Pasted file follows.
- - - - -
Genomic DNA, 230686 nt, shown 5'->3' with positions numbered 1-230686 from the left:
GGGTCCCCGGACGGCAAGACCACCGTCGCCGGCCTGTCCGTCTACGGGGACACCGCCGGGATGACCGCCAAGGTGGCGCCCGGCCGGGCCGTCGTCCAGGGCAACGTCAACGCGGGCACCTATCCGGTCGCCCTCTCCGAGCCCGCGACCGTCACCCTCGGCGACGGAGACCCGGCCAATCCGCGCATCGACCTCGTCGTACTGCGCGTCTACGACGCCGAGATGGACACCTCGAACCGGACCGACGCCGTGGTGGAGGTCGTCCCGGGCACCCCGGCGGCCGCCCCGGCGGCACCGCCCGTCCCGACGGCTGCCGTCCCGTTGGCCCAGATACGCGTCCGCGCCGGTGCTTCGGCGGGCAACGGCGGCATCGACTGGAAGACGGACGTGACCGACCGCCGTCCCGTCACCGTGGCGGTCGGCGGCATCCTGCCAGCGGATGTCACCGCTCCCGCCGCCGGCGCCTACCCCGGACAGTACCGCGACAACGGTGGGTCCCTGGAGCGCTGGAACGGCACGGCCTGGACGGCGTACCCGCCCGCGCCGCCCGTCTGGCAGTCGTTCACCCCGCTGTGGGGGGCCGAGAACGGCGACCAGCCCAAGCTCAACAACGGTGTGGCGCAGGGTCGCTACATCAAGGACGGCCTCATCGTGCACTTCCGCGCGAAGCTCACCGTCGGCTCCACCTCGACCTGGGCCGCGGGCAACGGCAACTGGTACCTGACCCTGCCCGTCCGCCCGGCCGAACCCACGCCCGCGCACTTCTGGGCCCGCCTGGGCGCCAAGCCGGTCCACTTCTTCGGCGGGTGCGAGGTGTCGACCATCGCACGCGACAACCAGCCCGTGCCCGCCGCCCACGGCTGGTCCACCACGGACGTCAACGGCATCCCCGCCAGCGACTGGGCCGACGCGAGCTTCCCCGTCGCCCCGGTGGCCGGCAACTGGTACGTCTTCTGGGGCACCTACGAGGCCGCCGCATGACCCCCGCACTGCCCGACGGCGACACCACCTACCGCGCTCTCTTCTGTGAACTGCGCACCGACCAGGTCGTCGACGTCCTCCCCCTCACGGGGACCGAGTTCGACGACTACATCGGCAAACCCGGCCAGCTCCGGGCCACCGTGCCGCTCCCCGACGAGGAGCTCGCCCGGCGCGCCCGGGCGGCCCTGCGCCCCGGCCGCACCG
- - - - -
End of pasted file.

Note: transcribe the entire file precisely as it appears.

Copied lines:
Genomic DNA, 230686 nt, shown 5'->3' with positions numbered 1-230686 from the left:
GGGTCCCCGGACGGCAAGACCACCGTCGCCGGCCTGTCCGTCTACGGGGACACCGCCGGGATGACCGCCAAGGTGGCGCCCGGCCGGGCCGTCGTCCAGGGCAACGTCAACGCGGGCACCTATCCGGTCGCCCTCTCCGAGCCCGCGACCGTCACCCTCGGCGACGGAGACCCGGCCAATCCGCGCATCGACCTCGTCGTACTGCGCGTCTACGACGCCGAGATGGACACCTCGAACCGGACCGACGCCGTGGTGGAGGTCGTCCCGGGCACCCCGGCGGCCGCCCCGGCGGCACCGCCCGTCCCGACGGCTGCCGTCCCGTTGGCCCAGATACGCGTCCGCGCCGGTGCTTCGGCGGGCAACGGCGGCATCGACTGGAAGACGGACGTGACCGACCGCCGTCCCGTCACCGTGGCGGTCGGCGGCATCCTGCCAGCGGATGTCACCGCTCCCGCCGCCGGCGCCTACCCCGGACAGTACCGCGACAACGGTGGGTCCCTGGAGCGCTGGAACGGCACGGCCTGGACGGCGTACCCGCCCGCGCCGCCCGTCTGGCAGTCGTTCACCCCGCTGTGGGGGGCCGAGAACGGCGACCAGCCCAAGCTCAACAACGGTGTGGCGCAGGGTCGCTACATCAAGGACGGCCTCATCGTGCACTTCCGCGCGAAGCTCACCGTCGGCTCCACCTCGACCTGGGCCGCGGGCAACGGCAACTGGTACCTGACCCTGCCCGTCCGCCCGGCCGAACCCACGCCCGCGCACTTCTGGGCCCGCCTGGGCGCCAAGCCGGTCCACTTCTTCGGCGGGTGCGAGGTGTCGACCATCGCACGCGACAACCAGCCCGTGCCCGCCGCCCACGGCTGGTCCACCACGGACGTCAACGGCATCCCCGCCAGCGACTGGGCCGACGCGAGCTTCCCCGTCGCCCCGGTGGCCGGCAACTGGTACGTCTTCTGGGGCACCTACGAGGCCGCCGCATGACCCCCGCACTGCCCGACGGCGACACCACCTACCGCGCTCTCTTCTGTGAACTGCGCACCGACCAGGTCGTCGACGTCCTCCCCCTCACGGGGACCGAGTTCGACGACTACATCGGCAAACCCGGCCAGCTCCGGGCCACCGTGCCGCTCCCCGACGAGGAGCTCGCCCGGCGCGCCCGGGCGGCCCTGCGCCCCGGCCGCACCG